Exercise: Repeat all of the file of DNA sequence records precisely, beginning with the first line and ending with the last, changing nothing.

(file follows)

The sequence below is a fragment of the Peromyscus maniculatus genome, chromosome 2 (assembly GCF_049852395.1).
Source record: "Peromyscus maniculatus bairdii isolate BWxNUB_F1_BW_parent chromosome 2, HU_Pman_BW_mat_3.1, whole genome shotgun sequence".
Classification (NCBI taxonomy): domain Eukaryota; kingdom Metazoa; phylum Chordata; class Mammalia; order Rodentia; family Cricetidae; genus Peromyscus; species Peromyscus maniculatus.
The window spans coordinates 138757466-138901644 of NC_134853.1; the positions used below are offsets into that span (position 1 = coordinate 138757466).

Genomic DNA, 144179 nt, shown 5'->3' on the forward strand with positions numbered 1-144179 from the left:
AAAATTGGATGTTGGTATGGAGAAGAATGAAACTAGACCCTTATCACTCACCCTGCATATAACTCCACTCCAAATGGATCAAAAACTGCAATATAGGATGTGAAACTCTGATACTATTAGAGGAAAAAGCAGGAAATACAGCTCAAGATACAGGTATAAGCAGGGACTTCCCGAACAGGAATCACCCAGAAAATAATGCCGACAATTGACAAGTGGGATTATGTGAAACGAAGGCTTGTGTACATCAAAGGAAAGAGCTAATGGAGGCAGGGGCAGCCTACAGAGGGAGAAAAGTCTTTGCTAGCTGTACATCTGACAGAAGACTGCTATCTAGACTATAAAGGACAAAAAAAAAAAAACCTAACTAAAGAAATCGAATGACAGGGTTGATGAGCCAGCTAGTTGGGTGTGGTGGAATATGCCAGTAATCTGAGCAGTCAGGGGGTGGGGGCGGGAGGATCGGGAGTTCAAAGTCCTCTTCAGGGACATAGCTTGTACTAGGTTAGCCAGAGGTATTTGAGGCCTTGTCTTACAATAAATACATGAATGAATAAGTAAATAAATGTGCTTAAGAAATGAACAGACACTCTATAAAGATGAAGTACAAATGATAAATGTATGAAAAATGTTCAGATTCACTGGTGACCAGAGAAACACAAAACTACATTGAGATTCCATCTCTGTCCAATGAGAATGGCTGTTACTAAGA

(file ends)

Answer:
The sequence below is a fragment of the Peromyscus maniculatus genome, chromosome 2 (assembly GCF_049852395.1).
Source record: "Peromyscus maniculatus bairdii isolate BWxNUB_F1_BW_parent chromosome 2, HU_Pman_BW_mat_3.1, whole genome shotgun sequence".
Classification (NCBI taxonomy): domain Eukaryota; kingdom Metazoa; phylum Chordata; class Mammalia; order Rodentia; family Cricetidae; genus Peromyscus; species Peromyscus maniculatus.
The window spans coordinates 138757466-138901644 of NC_134853.1; the positions used below are offsets into that span (position 1 = coordinate 138757466).

Genomic DNA, 144179 nt, shown 5'->3' on the forward strand with positions numbered 1-144179 from the left:
AAAATTGGATGTTGGTATGGAGAAGAATGAAACTAGACCCTTATCACTCACCCTGCATATAACTCCACTCCAAATGGATCAAAAACTGCAATATAGGATGTGAAACTCTGATACTATTAGAGGAAAAAGCAGGAAATACAGCTCAAGATACAGGTATAAGCAGGGACTTCCCGAACAGGAATCACCCAGAAAATAATGCCGACAATTGACAAGTGGGATTATGTGAAACGAAGGCTTGTGTACATCAAAGGAAAGAGCTAATGGAGGCAGGGGCAGCCTACAGAGGGAGAAAAGTCTTTGCTAGCTGTACATCTGACAGAAGACTGCTATCTAGACTATAAAGGACAAAAAAAAAAAAACCTAACTAAAGAAATCGAATGACAGGGTTGATGAGCCAGCTAGTTGGGTGTGGTGGAATATGCCAGTAATCTGAGCAGTCAGGGGGTGGGGGCGGGAGGATCGGGAGTTCAAAGTCCTCTTCAGGGACATAGCTTGTACTAGGTTAGCCAGAGGTATTTGAGGCCTTGTCTTACAATAAATACATGAATGAATAAGTAAATAAATGTGCTTAAGAAATGAACAGACACTCTATAAAGATGAAGTACAAATGATAAATGTATGAAAAATGTTCAGATTCACTGGTGACCAGAGAAACACAAAACTACATTGAGATTCCATCTCTGTCCAATGAGAATGGCTGTTACTAAGA